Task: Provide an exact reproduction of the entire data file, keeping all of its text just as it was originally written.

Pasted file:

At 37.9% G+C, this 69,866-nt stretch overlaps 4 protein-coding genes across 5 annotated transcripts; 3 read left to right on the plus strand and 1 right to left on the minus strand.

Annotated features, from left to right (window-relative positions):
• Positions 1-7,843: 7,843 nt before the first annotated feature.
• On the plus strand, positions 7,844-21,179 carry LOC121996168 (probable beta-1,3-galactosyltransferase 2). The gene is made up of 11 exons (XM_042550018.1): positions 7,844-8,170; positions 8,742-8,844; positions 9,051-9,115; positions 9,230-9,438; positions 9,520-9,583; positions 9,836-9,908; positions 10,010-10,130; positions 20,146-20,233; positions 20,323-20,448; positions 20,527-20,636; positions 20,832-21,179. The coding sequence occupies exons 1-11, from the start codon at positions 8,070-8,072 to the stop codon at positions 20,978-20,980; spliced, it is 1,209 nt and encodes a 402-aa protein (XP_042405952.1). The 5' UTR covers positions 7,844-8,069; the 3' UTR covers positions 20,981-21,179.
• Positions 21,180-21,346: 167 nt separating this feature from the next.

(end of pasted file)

At 37.9% G+C, this 69,866-nt stretch overlaps 4 protein-coding genes across 5 annotated transcripts; 3 read left to right on the plus strand and 1 right to left on the minus strand.

Annotated features, from left to right (window-relative positions):
• Positions 1-7,843: 7,843 nt before the first annotated feature.
• On the plus strand, positions 7,844-21,179 carry LOC121996168 (probable beta-1,3-galactosyltransferase 2). The gene is made up of 11 exons (XM_042550018.1): positions 7,844-8,170; positions 8,742-8,844; positions 9,051-9,115; positions 9,230-9,438; positions 9,520-9,583; positions 9,836-9,908; positions 10,010-10,130; positions 20,146-20,233; positions 20,323-20,448; positions 20,527-20,636; positions 20,832-21,179. The coding sequence occupies exons 1-11, from the start codon at positions 8,070-8,072 to the stop codon at positions 20,978-20,980; spliced, it is 1,209 nt and encodes a 402-aa protein (XP_042405952.1). The 5' UTR covers positions 7,844-8,069; the 3' UTR covers positions 20,981-21,179.
• Positions 21,180-21,346: 167 nt separating this feature from the next.